Woman who survived Ireland's mother and baby home meets siblings

Woman, 63, who survived one of Ireland’s notorious mother and baby homes and lived in America after being adopted aged three has an emotional first meeting with the British brother and sister she didn’t know existed

  • Kathy Bellise, 63, survived children’s home that was run by Bon Secours nuns
  • She lived all her life in Long Island, New York after she was adopted aged three
  • She meets brother and sister who live in Lincolnshire in the UK for the first time  
  • The Missing Children will air on ITV at 10.20pm on Sunday

A woman who survived Tuam mother and baby home in Ireland and lived in America after being adopted aged three has an emotional first meeting with the brother and sister she never knew existed.    

Exposure: The Missing Children, which airs tonight on  ITV, tells the extraordinary and moving stories of some of the children who survived life at Tuam mother and baby home in Ireland.

At the notorious institution,  which was run by the Bon Secours nuns, 796 children born to unwed mothers have disappeared. The bodies of some have been found in a sewage tank.

In tonight’s documentary, Kathy Bellise, 63, from Long Island, New York, discovers she has siblings Carol and Steven living in Licolnshire in the UK and tells how she came to America in 1959 when she was almost three.

‘My adopted parents were both in WWII and they ended up eloping to North Carolina and got married,’ she explains. ‘My mother couldn’t have children so they decided they were going to adopt. My grandmother on my father’s side was from Ireland. So I guess he felt that he wanted to adopt a child from Ireland.’

‘My adopted parents always told me my mother and father died in a car accident. It was years after my father passed that my mother told me that it wasn’t true.

‘That my mother was unwed and I was in a mother and child home in Tuam in Ireland for unwed mothers. And the Catholic Church was very involved with everything here and there.’ 

Tuam Mother & Baby home adoptee Andrew and Kathleen Bellise in Long Island, New York holding a photo of Kathleen as a young girl with her adoptive parents, Harry and Fran

Kathy Bellise, 63, from Long Island, New York, discovers she has siblings Carol and Steven living in Licolnshire in the UK and tells how she came to America in 1959 when she was almost three.

Kathy is pictured hugging her sister after meeting for the first time in tonight’s extraordinary documentary

The scandal of Ireland’s mother and baby homes made headline news in January 2021 when the final report from the Mother and Baby Homes Commission of Investigation was released.

The report concluded that approximately 9,000 children died in 18 institutions under investigation, and the Taoiseach Mícheál Martin apologised in parliament and described the events as a ‘dark, difficult and shameful chapter’ of Irish history.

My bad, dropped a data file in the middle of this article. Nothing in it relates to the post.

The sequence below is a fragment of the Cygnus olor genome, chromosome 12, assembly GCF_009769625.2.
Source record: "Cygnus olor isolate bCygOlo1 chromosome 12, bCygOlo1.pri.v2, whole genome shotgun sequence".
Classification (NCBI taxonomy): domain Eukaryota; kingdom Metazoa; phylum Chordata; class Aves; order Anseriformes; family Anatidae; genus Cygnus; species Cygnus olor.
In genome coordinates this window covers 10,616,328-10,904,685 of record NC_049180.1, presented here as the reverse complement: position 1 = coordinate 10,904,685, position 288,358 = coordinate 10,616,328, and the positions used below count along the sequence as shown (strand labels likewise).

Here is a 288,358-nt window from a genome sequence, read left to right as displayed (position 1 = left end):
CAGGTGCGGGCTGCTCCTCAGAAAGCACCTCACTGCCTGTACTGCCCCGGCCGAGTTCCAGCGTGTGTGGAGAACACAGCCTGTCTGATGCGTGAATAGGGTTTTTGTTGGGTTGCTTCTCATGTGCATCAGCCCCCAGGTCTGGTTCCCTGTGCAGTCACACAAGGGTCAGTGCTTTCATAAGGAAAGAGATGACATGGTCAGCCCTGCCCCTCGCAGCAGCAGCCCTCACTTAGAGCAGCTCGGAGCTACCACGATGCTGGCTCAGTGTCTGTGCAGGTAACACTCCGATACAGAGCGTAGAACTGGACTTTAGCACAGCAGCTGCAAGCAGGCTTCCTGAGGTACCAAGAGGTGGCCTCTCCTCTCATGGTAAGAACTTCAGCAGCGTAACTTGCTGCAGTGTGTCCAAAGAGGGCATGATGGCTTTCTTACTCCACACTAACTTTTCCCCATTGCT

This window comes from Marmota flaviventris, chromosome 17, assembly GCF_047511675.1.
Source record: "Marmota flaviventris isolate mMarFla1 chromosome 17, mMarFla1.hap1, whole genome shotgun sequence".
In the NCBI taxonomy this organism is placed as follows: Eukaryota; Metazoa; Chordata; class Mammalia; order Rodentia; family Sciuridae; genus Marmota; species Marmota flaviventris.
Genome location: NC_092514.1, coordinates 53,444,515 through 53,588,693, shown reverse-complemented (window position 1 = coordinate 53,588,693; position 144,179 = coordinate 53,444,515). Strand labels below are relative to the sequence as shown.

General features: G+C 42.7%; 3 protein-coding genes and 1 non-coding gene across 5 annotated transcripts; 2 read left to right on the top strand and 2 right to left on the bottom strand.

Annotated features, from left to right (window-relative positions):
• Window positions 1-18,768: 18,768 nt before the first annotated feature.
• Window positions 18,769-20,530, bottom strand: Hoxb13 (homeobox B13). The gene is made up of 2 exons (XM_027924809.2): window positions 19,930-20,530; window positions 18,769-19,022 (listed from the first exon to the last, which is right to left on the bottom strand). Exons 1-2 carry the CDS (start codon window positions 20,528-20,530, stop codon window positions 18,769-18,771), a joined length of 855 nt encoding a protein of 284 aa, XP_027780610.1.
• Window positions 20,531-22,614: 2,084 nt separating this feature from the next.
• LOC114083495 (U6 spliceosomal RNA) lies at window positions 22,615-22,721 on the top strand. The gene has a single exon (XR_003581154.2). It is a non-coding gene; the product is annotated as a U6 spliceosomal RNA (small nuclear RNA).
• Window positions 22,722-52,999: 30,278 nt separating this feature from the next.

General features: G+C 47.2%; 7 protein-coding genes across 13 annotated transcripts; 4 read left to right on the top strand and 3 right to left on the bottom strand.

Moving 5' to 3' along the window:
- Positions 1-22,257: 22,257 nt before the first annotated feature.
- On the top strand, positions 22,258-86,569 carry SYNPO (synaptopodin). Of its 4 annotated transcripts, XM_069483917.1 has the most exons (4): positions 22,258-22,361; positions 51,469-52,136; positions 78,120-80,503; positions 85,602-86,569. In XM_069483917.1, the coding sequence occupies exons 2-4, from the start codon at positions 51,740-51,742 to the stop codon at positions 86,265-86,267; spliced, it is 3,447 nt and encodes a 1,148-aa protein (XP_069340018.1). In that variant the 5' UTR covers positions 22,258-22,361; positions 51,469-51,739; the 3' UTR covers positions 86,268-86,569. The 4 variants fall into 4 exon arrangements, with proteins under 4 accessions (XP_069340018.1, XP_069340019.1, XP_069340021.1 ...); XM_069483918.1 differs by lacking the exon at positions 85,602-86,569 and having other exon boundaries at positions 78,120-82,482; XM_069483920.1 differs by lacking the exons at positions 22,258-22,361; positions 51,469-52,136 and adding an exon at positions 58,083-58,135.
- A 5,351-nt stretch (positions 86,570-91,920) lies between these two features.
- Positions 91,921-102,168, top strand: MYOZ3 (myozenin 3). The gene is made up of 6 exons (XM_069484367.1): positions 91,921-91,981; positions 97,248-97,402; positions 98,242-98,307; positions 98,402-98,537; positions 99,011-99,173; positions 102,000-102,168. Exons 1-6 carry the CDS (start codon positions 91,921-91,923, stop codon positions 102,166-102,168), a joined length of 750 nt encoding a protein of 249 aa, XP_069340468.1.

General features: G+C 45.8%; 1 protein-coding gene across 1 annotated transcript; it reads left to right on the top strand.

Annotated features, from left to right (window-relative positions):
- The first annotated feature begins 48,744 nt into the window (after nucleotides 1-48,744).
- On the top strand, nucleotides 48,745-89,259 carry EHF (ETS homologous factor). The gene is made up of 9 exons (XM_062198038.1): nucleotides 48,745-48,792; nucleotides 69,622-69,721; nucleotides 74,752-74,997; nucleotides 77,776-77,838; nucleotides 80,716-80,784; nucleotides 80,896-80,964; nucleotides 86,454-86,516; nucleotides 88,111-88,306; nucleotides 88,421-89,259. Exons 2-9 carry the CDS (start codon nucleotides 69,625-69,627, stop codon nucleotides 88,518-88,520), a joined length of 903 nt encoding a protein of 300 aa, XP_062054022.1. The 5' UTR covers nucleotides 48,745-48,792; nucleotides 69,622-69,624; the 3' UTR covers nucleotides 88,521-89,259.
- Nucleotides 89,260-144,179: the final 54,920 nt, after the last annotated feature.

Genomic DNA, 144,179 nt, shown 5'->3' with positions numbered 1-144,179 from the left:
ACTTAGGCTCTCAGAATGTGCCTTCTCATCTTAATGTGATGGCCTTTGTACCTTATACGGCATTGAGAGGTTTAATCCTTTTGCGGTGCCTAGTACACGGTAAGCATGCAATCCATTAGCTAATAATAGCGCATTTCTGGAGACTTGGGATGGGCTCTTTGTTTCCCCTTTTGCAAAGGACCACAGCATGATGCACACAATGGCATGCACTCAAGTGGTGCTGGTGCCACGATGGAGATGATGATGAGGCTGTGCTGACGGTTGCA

Some of the children kept there still recall the cruelty of the nuns. Others like Kathy were adopted to America and are only now discovering relations in Ireland and the UK.   

Fergus Finlay who worked in the Department of Foreign Affairs in the mid-90s claims they found an enormous cache of papers in the basement of the department.

‘They were effectively signed passport applications for babies, who were going abroad, and passports were issued in respect of those babies in the 30s, 40s, 50s and so on,’ he says. ‘The vast majority of them were signed by local priests. They would have been taken from their mothers and sent to the States.’

Kathy’s husband, who has always known about her adoption, notes that finding out this information was ‘like finding a treasure trove of history.’  

Local historian Catherine Corless at the Tuam mother and baby home memorial site

Kathy is pictured with her whole family in Long Island, New York 

He then can be seen looking into a box containing all of Kathy’s records of her adoption process which were found in her mother’s attic. 

‘This is a letter from the children’s home, from one of the nuns that Kathleen’s adoptive parents spoke to and the nun goes onto describe that there’s 170 children presently living in the home, all under 7 years of age,’ he explains. 

‘Right now they’re in the middle of an epidemic that has a lot of the children in ill condition. But they go onto say that, “I have here a girl. A nice one who’ll be one years old. She has beautiful big blue eyes” and that they’re working on getting the legal sign off from the birth mother.’

Andrew adds: ‘It’s not a question of asking the mother if she wants to surrender or sign over the legal rights of her child. “You will surrender and you will sign over your child and the papers.” I think that’s a pretty strong sentence.’ 

Mass septic tank grave ‘containing the skeletons of 800 babies’ at site of Irish home for unmarried mothers

The bodies of nearly 800 babies are believed to have been interred in a concrete tank beside a former home for unmarried mothers.

The dead babies are thought to have been secretly buried beside a home for single mothers and their children in County Galway, Ireland, over a period of 36 years.

It is suspected that 796 children were interred on unconsecrated ground without headstones or coffins next to the home run by the Bon Secours nuns in Tuam between 1925 and 1961.